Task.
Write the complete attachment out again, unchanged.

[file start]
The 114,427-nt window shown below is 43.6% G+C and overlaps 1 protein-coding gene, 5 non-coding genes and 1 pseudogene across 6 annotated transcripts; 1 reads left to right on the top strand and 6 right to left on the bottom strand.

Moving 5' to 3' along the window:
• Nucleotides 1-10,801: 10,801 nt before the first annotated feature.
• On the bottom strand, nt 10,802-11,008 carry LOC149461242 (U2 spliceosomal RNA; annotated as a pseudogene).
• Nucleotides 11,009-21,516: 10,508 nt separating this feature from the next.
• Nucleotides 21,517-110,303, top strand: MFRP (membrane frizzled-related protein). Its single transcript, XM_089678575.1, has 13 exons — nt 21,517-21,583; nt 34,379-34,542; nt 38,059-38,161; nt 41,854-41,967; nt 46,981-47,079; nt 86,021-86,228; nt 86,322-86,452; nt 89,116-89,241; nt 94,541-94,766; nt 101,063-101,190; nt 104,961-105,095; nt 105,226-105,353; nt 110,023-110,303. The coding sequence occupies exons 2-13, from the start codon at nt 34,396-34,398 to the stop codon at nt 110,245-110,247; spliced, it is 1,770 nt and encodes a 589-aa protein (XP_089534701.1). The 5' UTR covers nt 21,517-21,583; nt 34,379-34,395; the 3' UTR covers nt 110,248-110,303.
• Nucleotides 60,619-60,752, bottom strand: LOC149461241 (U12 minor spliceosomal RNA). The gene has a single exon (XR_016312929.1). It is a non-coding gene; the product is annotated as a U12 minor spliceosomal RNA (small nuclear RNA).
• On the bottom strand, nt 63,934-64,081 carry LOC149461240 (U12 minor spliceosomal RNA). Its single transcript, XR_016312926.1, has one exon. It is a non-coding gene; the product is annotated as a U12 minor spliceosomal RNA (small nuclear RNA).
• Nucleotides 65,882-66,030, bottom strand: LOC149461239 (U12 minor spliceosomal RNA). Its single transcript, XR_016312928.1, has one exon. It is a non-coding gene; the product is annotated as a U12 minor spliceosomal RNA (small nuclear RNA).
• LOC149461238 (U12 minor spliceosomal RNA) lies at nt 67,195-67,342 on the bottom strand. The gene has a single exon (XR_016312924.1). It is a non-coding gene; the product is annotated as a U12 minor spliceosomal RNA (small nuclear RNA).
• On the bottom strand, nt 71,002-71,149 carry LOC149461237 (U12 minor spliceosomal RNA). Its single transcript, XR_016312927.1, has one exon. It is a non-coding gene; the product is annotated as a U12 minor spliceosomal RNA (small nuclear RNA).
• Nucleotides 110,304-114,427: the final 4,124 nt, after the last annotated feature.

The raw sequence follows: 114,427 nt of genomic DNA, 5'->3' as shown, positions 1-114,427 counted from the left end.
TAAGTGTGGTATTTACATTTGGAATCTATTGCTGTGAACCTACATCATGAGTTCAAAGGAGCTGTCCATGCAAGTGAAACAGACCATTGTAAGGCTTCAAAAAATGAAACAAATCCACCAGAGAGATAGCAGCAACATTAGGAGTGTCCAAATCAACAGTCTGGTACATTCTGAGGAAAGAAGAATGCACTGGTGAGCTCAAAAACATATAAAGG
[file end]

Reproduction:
The 114,427-nt window shown below is 43.6% G+C and overlaps 1 protein-coding gene, 5 non-coding genes and 1 pseudogene across 6 annotated transcripts; 1 reads left to right on the top strand and 6 right to left on the bottom strand.

Moving 5' to 3' along the window:
• Nucleotides 1-10,801: 10,801 nt before the first annotated feature.
• On the bottom strand, nt 10,802-11,008 carry LOC149461242 (U2 spliceosomal RNA; annotated as a pseudogene).
• Nucleotides 11,009-21,516: 10,508 nt separating this feature from the next.
• Nucleotides 21,517-110,303, top strand: MFRP (membrane frizzled-related protein). Its single transcript, XM_089678575.1, has 13 exons — nt 21,517-21,583; nt 34,379-34,542; nt 38,059-38,161; nt 41,854-41,967; nt 46,981-47,079; nt 86,021-86,228; nt 86,322-86,452; nt 89,116-89,241; nt 94,541-94,766; nt 101,063-101,190; nt 104,961-105,095; nt 105,226-105,353; nt 110,023-110,303. The coding sequence occupies exons 2-13, from the start codon at nt 34,396-34,398 to the stop codon at nt 110,245-110,247; spliced, it is 1,770 nt and encodes a 589-aa protein (XP_089534701.1). The 5' UTR covers nt 21,517-21,583; nt 34,379-34,395; the 3' UTR covers nt 110,248-110,303.
• Nucleotides 60,619-60,752, bottom strand: LOC149461241 (U12 minor spliceosomal RNA). The gene has a single exon (XR_016312929.1). It is a non-coding gene; the product is annotated as a U12 minor spliceosomal RNA (small nuclear RNA).
• On the bottom strand, nt 63,934-64,081 carry LOC149461240 (U12 minor spliceosomal RNA). Its single transcript, XR_016312926.1, has one exon. It is a non-coding gene; the product is annotated as a U12 minor spliceosomal RNA (small nuclear RNA).
• Nucleotides 65,882-66,030, bottom strand: LOC149461239 (U12 minor spliceosomal RNA). Its single transcript, XR_016312928.1, has one exon. It is a non-coding gene; the product is annotated as a U12 minor spliceosomal RNA (small nuclear RNA).
• LOC149461238 (U12 minor spliceosomal RNA) lies at nt 67,195-67,342 on the bottom strand. The gene has a single exon (XR_016312924.1). It is a non-coding gene; the product is annotated as a U12 minor spliceosomal RNA (small nuclear RNA).
• On the bottom strand, nt 71,002-71,149 carry LOC149461237 (U12 minor spliceosomal RNA). Its single transcript, XR_016312927.1, has one exon. It is a non-coding gene; the product is annotated as a U12 minor spliceosomal RNA (small nuclear RNA).
• Nucleotides 110,304-114,427: the final 4,124 nt, after the last annotated feature.

The raw sequence follows: 114,427 nt of genomic DNA, 5'->3' as shown, positions 1-114,427 counted from the left end.
TAAGTGTGGTATTTACATTTGGAATCTATTGCTGTGAACCTACATCATGAGTTCAAAGGAGCTGTCCATGCAAGTGAAACAGACCATTGTAAGGCTTCAAAAAATGAAACAAATCCACCAGAGAGATAGCAGCAACATTAGGAGTGTCCAAATCAACAGTCTGGTACATTCTGAGGAAAGAAGAATGCACTGGTGAGCTCAAAAACATATAAAGG